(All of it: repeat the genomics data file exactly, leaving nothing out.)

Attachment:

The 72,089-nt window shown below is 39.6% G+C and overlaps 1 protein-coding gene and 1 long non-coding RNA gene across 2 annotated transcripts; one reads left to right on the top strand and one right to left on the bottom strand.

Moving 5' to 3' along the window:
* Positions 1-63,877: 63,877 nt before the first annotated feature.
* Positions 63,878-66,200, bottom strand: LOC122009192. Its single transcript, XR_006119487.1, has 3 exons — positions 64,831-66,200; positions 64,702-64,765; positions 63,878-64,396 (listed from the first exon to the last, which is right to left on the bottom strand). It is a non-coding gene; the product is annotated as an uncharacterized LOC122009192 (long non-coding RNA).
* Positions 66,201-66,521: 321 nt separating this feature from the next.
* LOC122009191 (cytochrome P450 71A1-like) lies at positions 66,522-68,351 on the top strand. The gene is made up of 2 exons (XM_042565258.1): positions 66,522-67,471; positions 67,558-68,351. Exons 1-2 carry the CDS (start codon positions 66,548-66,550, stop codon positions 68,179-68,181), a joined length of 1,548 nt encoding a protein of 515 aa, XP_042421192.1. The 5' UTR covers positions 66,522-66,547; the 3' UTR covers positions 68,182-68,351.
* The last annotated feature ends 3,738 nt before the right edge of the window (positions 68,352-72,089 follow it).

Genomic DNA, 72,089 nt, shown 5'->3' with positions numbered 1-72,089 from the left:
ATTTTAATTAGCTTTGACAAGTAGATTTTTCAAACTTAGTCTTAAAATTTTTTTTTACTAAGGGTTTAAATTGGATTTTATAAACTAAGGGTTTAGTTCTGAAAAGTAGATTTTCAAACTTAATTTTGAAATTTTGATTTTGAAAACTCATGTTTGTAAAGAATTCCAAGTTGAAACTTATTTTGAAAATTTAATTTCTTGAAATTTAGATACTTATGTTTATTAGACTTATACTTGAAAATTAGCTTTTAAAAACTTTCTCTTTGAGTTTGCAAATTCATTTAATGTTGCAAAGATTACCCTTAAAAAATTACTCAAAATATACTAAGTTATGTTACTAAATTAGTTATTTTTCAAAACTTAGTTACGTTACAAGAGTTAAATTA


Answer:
The 72,089-nt window shown below is 39.6% G+C and overlaps 1 protein-coding gene and 1 long non-coding RNA gene across 2 annotated transcripts; one reads left to right on the top strand and one right to left on the bottom strand.

Moving 5' to 3' along the window:
* Positions 1-63,877: 63,877 nt before the first annotated feature.
* Positions 63,878-66,200, bottom strand: LOC122009192. Its single transcript, XR_006119487.1, has 3 exons — positions 64,831-66,200; positions 64,702-64,765; positions 63,878-64,396 (listed from the first exon to the last, which is right to left on the bottom strand). It is a non-coding gene; the product is annotated as an uncharacterized LOC122009192 (long non-coding RNA).
* Positions 66,201-66,521: 321 nt separating this feature from the next.
* LOC122009191 (cytochrome P450 71A1-like) lies at positions 66,522-68,351 on the top strand. The gene is made up of 2 exons (XM_042565258.1): positions 66,522-67,471; positions 67,558-68,351. Exons 1-2 carry the CDS (start codon positions 66,548-66,550, stop codon positions 68,179-68,181), a joined length of 1,548 nt encoding a protein of 515 aa, XP_042421192.1. The 5' UTR covers positions 66,522-66,547; the 3' UTR covers positions 68,182-68,351.
* The last annotated feature ends 3,738 nt before the right edge of the window (positions 68,352-72,089 follow it).

Genomic DNA, 72,089 nt, shown 5'->3' with positions numbered 1-72,089 from the left:
ATTTTAATTAGCTTTGACAAGTAGATTTTTCAAACTTAGTCTTAAAATTTTTTTTTACTAAGGGTTTAAATTGGATTTTATAAACTAAGGGTTTAGTTCTGAAAAGTAGATTTTCAAACTTAATTTTGAAATTTTGATTTTGAAAACTCATGTTTGTAAAGAATTCCAAGTTGAAACTTATTTTGAAAATTTAATTTCTTGAAATTTAGATACTTATGTTTATTAGACTTATACTTGAAAATTAGCTTTTAAAAACTTTCTCTTTGAGTTTGCAAATTCATTTAATGTTGCAAAGATTACCCTTAAAAAATTACTCAAAATATACTAAGTTATGTTACTAAATTAGTTATTTTTCAAAACTTAGTTACGTTACAAGAGTTAAATTA